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Justices decline to take divorce case involving lump sum SSDI payment

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A divided Indiana Supreme Court will let stand the lower court ruling that affirmed a lump sum Social Security Disability Insurance payment was not an asset of marriage subject to division.

The justices declined June 19 to take on transfer John Luttrell v. Melinda Luttrell, 49A02-1301-DR-85. John Luttrell claimed the trial court improperly excluded Melinda Luttrell’s lump-sum Social Security Disability Insurance payment from the marital pot. The Court of Appeals, citing Severs v. Severs, 837 N.E.2d 498 (Ind. 2005), affirmed, writing “We … agree with Melinda that the broad statement by our supreme court that ‘any assignment or division of social security benefits to satisfy a marital property settlement under Indiana law is barred by 42 U.S.C. § 407,’ is not limited to a future income stream as at issue in that case, but also applies to the lump sum payment that Melinda received.”

In his dissent, in which Justice Loretta Rush joined, Justice Steven David wrote that the justices should take the case to provide guidance on the issue of whether a lump-sum SSDI payment is a marital asset subject to division upon divorce, or is a factor to be considered. He noted that the Supreme Court has never formally responded to the issue presented on transfer, as Severs dealt with a different issue involving SSDI.

“As it stands, the potential windfall for the spouse receiving the lump-sum SSDI payment is apparent, particularly where, under most circumstances, the lump sum represents lost income that was compensated for by a combination of the other spouse stepping up and both parties doing without during the period which gave rise to the SSDI qualification. Here, Melinda Luttrell’s lump-sum SSDI payment of $14,430.75 was not factored into the trial court’s division of the Luttrell marital estate, of which the net distribution of approximately $191,000 was split 60/40 in her favor. And in the next case where this issue arises, the lump-sum SSDI payment could be greater in amount and/or percent at stake. At minimum, one party’s receipt of a lump-sum SSDI payment should be a factor for the trial court to consider when awarding attorney’s fees,” David wrote.

The Court of Appeals also reversed the lower court’s ruling that excluded from property division the student loan liabilities of the Luttrells, who co-signed for their two children. The judges noted that there was little relevant caselaw regarding the disposition of contingent liability in divorce proceedings, but believed the loans should have been considered by the trial court.

The justices declined transfer to nine other cases for the week ending June 20. They granted transfer to Ralph Andrews v. Mor/Ryde International, Inc., 20S04-1406-PL-399, June 19 and issued a decision on the Indiana Sales Representative Act that same day.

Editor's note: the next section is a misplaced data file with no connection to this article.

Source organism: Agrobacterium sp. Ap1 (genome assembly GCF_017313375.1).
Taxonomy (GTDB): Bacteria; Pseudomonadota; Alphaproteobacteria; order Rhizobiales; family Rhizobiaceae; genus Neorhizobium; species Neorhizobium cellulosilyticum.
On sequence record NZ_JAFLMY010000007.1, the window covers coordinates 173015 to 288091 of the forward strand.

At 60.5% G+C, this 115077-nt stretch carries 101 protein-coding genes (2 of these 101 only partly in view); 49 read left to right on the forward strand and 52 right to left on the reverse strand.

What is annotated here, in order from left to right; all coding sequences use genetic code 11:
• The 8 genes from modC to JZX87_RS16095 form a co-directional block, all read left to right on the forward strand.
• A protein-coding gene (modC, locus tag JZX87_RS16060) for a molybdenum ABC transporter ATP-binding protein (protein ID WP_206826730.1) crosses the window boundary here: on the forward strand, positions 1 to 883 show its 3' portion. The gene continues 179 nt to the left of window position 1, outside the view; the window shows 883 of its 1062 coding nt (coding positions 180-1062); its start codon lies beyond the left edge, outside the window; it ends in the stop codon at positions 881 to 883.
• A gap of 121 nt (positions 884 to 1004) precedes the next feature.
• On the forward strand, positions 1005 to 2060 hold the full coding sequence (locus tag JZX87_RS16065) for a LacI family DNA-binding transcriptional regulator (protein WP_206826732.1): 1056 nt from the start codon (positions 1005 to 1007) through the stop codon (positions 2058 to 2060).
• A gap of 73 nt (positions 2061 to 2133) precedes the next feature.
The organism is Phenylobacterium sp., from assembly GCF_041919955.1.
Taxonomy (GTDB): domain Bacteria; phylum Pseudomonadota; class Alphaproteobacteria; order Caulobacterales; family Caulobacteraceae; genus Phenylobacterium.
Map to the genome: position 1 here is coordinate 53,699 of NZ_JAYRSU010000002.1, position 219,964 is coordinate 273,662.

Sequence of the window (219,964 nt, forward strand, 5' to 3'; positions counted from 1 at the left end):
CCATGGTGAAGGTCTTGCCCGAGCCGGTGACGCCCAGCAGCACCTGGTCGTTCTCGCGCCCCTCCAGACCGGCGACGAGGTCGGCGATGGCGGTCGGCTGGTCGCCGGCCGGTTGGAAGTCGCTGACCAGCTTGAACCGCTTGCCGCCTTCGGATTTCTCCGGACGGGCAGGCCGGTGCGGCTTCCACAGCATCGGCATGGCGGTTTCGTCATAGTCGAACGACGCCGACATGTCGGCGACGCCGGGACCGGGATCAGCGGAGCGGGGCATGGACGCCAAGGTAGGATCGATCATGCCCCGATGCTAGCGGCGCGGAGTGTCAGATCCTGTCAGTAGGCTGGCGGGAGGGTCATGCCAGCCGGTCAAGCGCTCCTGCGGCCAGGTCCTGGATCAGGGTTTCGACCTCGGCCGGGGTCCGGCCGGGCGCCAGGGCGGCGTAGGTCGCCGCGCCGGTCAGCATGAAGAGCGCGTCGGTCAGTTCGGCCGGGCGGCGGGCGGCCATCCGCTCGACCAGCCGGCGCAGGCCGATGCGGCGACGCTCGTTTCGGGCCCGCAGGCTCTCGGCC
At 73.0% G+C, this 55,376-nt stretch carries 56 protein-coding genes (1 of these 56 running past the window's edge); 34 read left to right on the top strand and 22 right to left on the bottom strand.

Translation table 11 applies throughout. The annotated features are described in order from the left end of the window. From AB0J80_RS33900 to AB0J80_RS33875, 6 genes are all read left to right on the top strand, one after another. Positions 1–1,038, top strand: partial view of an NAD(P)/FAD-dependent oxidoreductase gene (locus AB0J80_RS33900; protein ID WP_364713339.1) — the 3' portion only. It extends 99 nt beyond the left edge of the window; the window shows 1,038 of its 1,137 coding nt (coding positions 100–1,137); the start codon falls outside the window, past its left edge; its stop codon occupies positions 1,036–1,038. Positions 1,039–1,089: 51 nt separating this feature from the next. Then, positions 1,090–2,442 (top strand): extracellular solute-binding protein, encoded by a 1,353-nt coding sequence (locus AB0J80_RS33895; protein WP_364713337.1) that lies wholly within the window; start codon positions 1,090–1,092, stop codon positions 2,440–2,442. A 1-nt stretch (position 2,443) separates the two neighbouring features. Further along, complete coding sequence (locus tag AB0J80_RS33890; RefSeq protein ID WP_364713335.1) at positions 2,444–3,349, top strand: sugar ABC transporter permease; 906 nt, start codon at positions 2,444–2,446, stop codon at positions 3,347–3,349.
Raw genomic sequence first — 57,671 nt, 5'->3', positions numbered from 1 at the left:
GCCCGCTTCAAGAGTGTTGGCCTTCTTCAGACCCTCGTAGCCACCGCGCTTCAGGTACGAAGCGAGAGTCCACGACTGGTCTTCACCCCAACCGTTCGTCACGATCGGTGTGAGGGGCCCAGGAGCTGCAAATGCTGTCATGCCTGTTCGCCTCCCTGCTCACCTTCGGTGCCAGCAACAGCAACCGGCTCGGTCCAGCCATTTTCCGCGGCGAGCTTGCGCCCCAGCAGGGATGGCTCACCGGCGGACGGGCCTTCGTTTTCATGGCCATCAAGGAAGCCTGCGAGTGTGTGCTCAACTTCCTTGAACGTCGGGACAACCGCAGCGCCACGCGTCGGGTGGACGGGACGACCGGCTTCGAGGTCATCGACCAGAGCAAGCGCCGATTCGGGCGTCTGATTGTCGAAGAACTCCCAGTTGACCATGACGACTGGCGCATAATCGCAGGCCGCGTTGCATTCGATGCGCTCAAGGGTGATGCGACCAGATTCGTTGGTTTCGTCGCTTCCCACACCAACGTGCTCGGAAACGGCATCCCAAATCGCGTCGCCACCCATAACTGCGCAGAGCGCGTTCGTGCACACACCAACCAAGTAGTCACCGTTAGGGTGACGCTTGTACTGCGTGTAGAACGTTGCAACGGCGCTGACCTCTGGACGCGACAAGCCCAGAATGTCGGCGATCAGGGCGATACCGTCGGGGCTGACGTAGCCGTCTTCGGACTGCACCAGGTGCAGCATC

The transfer list for the week ending June 20 is available on the court’s website.

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  1. Hail to our Constitutional Law Expert in the Executive Office! “What you’re not paying attention to is the fact that I just took an action to change the law,” Obama said.

  2. What is this, the Ind Supreme Court thinking that there is a separation of powers and limited enumerated powers as delegated by a dusty old document? Such eighteen century thinking, so rare and unwanted by the elites in this modern age. Dictate to us, dictate over us, the massess are chanting! George Soros agrees. Time to change with times Ind Supreme Court, says all President Snows. Rule by executive decree is the new black.

  3. I made the same argument before a commission of the Indiana Supreme Court and then to the fedeal district and federal appellate courts. Fell flat. So very glad to read that some judges still beleive that evidentiary foundations matter.

  4. KUDOS to the Indiana Supreme Court for realizing that some bureacracies need to go to the stake. Recall what RWR said: "No government ever voluntarily reduces itself in size. Government programs, once launched, never disappear. Actually, a government bureau is the nearest thing to eternal life we'll ever see on this earth!" NOW ... what next to this rare and inspiring chopping block? Well, the Commission on Gender and Race (but not religion!?!) is way overdue. And some other Board's could be cut with a positive for State and the reputation of the Indiana judiciary.

  5. During a visit where an informant with police wears audio and video, does the video necessary have to show hand to hand transaction of money and narcotics?

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